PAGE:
Surrendered? – A distortion of the truth, says Prof Nonglait
Head of the Khasi Department, NEHU, Prof DRL Nonglait disagreed with Prof Syiemlieh’s interpretation of the last days of Tirot Sing. According to him, one cannot always trust the version of the colonial writers or officers as their records are full of biases and do not present the true picture of the events.
He, however, said that what transpired after the arrest of Tirot Sing and during his stay in Dhaka could have been as what Prof Syiemlieh had narrated.
Prof Nonglait mainly focussed on the events that led to the Anglo-Khasi War between 1829-1833. According to him, three factors led to the breakout - recklessness and disrespectful behaviour of the company men towards the women and children, disputes over low lying areas occupied by the Khasi chiefs and the divide and rule policy of the British, which to some extent, had weakened the relationship between some chiefs.
Shedding off the colonial mindset
The president of the Khasi Authors’ Society felt that ideologies and thoughts of the colonisers have been rooted in the minds of the colonised people and decolonisation of the mind is the need of the hour.
“We should be free-thinking for the sake of our culture and identity and not to be influenced in every matter of our lives by the ideas of the colonial rulers. We should follow a kind of dual trend – education and technological advancement without neglecting our own values,” he maintained.
Preserving the legacy of our freedom fighters - Govt’s intervention
Commissioner & Secretary in charge of Arts and Culture Department, FR Kharkongor, said people of the state are well versed with the stories of the three brave hearts -- Tirot Sing, Kiang Nangbah and Pa Togan Sangma, but not much is known about the other warriors who fought alongside the trio.
However, the research work has started and all research papers on the lives of the freedom fighters of the Hills will be brought out in a book called “India at 75”, to be released on Independence Day programme – that will be of immense research value for people who want to unearth these hidden stories about the unsung heroes.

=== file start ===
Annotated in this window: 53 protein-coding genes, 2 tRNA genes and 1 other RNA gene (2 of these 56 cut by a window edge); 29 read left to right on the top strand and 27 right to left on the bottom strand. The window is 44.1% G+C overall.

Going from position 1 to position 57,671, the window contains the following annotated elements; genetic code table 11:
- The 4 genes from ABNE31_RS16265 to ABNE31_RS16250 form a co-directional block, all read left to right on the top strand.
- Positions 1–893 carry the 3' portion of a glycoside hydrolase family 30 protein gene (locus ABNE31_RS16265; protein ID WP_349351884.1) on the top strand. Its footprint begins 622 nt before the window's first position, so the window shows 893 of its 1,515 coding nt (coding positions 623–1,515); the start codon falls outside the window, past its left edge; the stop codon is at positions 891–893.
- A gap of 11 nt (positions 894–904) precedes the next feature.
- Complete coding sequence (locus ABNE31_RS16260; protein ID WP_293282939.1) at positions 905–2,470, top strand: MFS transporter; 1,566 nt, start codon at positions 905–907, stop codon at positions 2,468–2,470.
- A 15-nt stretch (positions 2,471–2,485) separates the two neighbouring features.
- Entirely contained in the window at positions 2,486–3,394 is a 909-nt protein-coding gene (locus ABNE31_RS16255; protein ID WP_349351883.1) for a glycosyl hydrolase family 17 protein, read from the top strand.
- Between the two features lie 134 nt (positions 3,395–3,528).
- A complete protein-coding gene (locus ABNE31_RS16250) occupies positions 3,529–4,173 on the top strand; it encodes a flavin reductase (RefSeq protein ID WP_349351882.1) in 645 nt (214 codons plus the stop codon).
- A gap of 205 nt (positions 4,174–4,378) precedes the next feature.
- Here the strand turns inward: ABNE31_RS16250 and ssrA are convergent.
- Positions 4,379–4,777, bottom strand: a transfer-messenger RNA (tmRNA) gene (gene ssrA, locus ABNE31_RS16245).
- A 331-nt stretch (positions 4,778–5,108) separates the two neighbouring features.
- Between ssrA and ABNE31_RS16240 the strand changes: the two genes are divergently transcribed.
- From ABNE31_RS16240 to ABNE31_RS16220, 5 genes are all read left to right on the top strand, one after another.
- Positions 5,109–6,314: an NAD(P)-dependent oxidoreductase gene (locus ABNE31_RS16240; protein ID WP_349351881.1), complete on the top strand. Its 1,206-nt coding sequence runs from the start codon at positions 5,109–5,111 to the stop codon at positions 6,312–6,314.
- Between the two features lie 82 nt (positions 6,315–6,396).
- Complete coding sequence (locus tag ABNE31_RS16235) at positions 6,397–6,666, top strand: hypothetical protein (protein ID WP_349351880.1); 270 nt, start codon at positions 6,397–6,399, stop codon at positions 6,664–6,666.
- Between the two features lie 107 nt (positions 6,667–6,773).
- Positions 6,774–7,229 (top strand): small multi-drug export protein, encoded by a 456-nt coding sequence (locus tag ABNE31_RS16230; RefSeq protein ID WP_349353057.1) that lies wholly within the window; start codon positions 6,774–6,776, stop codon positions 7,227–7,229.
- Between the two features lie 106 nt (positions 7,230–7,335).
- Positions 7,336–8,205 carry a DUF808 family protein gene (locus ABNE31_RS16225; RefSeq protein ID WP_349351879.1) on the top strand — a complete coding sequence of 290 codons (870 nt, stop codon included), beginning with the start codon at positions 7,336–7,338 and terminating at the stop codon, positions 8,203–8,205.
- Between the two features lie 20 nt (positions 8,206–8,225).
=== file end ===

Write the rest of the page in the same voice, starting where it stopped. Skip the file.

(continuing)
Kharkongor further stressed on usage of the visual medium to tell the story in the form of a full-scale documentary or a well-researched movie, adding that these should be available in a digital repository so that people can access all these documents and get different perspectives.
“We have to leverage on technology to educate, acquaint and bring history in all its five senses – to make it 360 degrees experiential narratives,” he added.
A life-sized portrait of Tirot Sing, painted by renowned artist Benedict Hynniewta, was also unveiled on the occasion.
“It was not an easy task because there is no photographic reference but I tried to infuse my own interpretation, led by my own imagination. This portrait depicts Tirot Sing as a leader who is ready to go to war. Most importantly, I wanted this picture to be self-explanatory, exuding the courage of this potent chief,” said Hynniewta.
Celebration reverberates across the state
Earlier today, political leaders like Power Minister James PK Sangma and Assembly Speaker Metbah Lyngdoh, student bodies like the Khasi Students’ Union (KSU) paid homage to the Khasi Warrior and laid wreaths at his statue at Madan Iewrynghep in Shillong and in Mairang.